At least 14 people were killed and more than 100 others injured after drivers slammed into pedestrians in two separate attacks on Barcelona's most popular street and in another busy Spanish seaside city.
At around 4.50pm (3.50pm Irish time) yesterday, a vehicle ploughed into a crowd of pedestrians on the famous Las Ramblas boulevard in Barcelona.
The promenade in the heart of the city centre is one of Barcelona's busiest streets, normally thronged with tourists and street performers until well into the night.
The driver of the white Fiat van fled after zigzagging along a 500m stretch of the pedestrianised area.
Witnesses described scenes of chaos and panic, with bodies strewn along the boulevard as others fled for their lives.
About eight hours later in Cambrils, a city 120km south of Barcelona, an Audi A3 car hit pedestrians.
A gang wearing fake suicide belts rammed civilians. Police shot four of the attackers dead and a fifth later died of his injuries.
A woman who was injured in the incident died this morning. Five other civilians and a police officer were injured in the attack.
Police said they were "working on the hypothesis that the terrorists shot dead in Cambrils are linked to what happened in Barcelona".
Little more was known about this second attack early this morning.
Who are the victims?
Members of an Irish family on holiday in Barcelona were injured in yesterday's attack: husband and wife Norman and Pederlita Putot, and their children Nathaniel and Pearl.
Mr Putot and his son are still in hospital in Barcelona. Ms Putot and her daughter did not sustain injuries.
Regional interior minister Joaquim Forn said at least 14 people had died and at least 100 more were injured in the Barcelona attack.
There were at least 34 nationalities among the dead and injured who came from countries as varied as France, Venezuela, Australia, Peru, Algeria and China.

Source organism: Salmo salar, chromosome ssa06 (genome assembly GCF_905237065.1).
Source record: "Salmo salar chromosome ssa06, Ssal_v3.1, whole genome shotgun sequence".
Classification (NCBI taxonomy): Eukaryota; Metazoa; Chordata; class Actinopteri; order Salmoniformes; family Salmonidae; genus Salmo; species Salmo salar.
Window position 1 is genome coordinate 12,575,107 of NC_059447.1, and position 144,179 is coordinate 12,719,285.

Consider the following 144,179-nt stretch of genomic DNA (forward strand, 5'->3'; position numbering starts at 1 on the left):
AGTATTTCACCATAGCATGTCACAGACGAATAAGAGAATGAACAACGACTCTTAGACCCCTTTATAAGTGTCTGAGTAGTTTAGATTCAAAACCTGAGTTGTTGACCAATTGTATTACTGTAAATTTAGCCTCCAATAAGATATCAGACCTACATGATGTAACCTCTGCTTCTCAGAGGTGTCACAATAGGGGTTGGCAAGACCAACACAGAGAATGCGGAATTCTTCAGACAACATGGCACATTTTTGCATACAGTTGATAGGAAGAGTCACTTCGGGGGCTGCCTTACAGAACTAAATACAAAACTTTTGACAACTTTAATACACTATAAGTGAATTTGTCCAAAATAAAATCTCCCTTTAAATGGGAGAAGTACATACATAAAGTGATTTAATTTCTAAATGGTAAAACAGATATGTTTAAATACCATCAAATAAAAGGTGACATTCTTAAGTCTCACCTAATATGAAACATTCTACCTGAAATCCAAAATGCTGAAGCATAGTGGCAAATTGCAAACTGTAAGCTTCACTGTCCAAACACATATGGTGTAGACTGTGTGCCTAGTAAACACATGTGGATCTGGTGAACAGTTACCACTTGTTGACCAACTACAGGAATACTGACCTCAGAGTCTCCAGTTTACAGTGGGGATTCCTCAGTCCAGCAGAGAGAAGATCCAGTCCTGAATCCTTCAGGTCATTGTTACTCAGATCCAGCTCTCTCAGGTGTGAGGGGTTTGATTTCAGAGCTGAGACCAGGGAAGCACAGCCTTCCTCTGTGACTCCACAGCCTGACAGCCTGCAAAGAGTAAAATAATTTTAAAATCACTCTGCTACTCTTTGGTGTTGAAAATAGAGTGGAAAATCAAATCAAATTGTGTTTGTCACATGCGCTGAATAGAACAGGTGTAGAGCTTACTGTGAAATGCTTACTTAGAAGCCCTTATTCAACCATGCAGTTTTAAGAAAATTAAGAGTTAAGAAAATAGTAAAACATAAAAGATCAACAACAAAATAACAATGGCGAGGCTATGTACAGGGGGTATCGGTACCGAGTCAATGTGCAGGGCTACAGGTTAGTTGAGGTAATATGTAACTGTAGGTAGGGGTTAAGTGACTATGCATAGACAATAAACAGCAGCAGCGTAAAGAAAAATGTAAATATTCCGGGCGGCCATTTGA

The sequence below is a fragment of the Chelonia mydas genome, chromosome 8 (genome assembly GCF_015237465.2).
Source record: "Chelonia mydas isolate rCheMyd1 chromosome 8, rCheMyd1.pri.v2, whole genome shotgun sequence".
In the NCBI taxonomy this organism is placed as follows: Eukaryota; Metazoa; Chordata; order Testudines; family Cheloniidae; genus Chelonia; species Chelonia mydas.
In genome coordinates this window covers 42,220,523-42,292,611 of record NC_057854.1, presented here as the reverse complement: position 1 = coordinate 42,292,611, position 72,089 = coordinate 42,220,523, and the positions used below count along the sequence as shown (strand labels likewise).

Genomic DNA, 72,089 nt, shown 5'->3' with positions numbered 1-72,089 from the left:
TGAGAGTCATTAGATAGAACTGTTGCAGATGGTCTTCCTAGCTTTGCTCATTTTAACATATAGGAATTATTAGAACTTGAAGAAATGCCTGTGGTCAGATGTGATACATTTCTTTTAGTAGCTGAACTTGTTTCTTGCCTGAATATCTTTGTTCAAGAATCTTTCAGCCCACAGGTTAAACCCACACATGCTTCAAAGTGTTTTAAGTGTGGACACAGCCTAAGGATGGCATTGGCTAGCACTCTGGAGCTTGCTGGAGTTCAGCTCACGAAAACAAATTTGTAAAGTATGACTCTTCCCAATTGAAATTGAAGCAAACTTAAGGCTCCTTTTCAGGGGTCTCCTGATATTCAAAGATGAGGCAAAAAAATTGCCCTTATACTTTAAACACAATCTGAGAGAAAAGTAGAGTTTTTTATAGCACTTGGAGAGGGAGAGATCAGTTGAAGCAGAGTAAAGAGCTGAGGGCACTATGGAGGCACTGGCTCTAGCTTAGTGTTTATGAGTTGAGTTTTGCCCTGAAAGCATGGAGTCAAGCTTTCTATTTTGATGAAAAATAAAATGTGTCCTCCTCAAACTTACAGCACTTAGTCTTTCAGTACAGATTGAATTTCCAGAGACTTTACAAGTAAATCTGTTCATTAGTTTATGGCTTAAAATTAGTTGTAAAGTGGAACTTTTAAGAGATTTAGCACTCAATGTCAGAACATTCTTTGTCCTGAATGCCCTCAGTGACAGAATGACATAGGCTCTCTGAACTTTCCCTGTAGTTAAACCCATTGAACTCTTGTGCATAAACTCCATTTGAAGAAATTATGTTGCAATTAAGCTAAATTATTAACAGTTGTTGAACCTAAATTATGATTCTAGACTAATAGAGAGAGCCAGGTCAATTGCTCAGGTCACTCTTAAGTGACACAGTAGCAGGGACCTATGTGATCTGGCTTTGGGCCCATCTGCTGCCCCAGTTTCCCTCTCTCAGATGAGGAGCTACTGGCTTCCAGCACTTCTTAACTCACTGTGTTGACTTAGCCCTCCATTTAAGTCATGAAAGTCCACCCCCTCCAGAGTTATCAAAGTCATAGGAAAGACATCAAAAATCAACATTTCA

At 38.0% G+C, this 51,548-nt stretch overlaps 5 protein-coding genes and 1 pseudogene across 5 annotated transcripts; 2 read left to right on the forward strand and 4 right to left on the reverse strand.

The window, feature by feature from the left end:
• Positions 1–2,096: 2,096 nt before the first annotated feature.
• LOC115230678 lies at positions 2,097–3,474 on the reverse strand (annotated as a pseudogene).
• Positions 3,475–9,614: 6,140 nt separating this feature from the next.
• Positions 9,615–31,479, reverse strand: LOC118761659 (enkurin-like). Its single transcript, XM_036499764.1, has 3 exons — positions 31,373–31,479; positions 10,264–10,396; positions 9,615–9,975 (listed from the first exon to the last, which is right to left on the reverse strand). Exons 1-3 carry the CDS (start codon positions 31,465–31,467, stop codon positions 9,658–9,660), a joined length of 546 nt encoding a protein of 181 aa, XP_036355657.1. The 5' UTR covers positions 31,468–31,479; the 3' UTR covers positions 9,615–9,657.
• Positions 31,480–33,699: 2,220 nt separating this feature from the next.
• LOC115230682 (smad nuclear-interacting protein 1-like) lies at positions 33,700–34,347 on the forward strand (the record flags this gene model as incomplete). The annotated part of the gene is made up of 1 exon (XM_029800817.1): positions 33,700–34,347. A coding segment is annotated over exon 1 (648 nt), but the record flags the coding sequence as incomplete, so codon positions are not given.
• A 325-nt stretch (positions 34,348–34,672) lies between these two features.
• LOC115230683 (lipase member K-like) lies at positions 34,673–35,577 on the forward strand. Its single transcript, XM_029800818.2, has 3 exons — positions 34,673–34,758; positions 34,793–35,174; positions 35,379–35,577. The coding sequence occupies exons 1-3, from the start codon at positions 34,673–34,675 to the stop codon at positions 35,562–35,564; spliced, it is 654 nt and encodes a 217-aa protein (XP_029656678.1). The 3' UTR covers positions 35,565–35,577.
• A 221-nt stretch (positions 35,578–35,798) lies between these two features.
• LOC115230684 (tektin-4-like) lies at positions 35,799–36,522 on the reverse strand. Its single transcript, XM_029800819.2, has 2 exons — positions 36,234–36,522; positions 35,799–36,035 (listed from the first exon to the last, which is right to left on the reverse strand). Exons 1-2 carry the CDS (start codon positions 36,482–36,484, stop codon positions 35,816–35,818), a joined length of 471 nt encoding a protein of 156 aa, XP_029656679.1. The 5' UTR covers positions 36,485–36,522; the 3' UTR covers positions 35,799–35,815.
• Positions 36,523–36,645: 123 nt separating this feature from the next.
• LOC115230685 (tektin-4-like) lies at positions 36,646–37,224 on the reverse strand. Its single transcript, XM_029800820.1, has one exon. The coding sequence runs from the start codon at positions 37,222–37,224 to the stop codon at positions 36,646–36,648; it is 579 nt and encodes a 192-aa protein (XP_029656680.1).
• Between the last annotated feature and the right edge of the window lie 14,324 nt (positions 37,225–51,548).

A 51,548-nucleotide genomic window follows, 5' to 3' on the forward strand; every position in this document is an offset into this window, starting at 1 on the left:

Belgium said one of its citizens - Elke Vanbockrijck - had died, while The Hague said three Dutch were injured and a Greek diplomat reported three nationals had been wounded - a woman and her two children.
35-year-old Italian Bruno Gulotta who was on holiday in Barcelona with his partner and two children has been named as one of the victims, according to an account given to La Repubblica.
The French foreign ministry said 26 French nationals were injured, including 11 seriously.
The British Foreign Office said that a "small number" of British citizens were injured in the attacks.
US Secretary of State Rex Tillerson said that one American citizen has died in the attacks.
Who is behind it?
Spanish authorities believe there may have been eight people involved in a cell which carried out the attack in Barcelona.
Three people have been arrested, but the driver of the van is on the run.
One of the suspects arrested over the Barcelona attack is a man born in the Spanish territory of Melilla in northern Morocco.
The other who has been named, Driss Oukabir, is Moroccan. He is believed to have rented the van.
A third man was arrested in the town of Ripoll today.
The so-called Islamic State's propaganda agency Amaq claimed that "soldiers" from the jihadist group carried out the attack, according to the SITE Intelligence Group which monitors Islamist websites.
"The executors of the Barcelona attack were soldiers of the Islamic State," the Amaq outlet said, quoted by SITE.
Separately, police said they suspected a house explosion late on Wednesday at a house in Alcanar about 200km south of Barcelona was linked to the van attack. At least one person died in the house where police suspect they were "preparing an explosive device".
How did authorities respond?
Emergency services quickly arrived on the scene and cordoned off the area, with several ambulances and police vehicles responding.
The city also closed down metro stations in the area, with authorities telling people to stay away from the area.
Prime Minister Mariano Rajoy tweeted that he was in contact with the local authorities, saying the priority was to help the victims and facilitate the work of security forces.
Police appealed to people to stay in their homes and avoid unnecessary trips.
Previous attacks in Spain
Spain was hit by what is still Europe's deadliest jihadist attack in March 2004, when bombs exploded on commuter trains in Madrid, killing 191 people in an attack claimed by al Qaeda-inspired extremists.
In July 2015, a hooded attacker opened fire outside a hotel in downtown Barcelona near Las Ramblas boulevard, leaving two people injured, police said.
No suspected motive for that attack was given.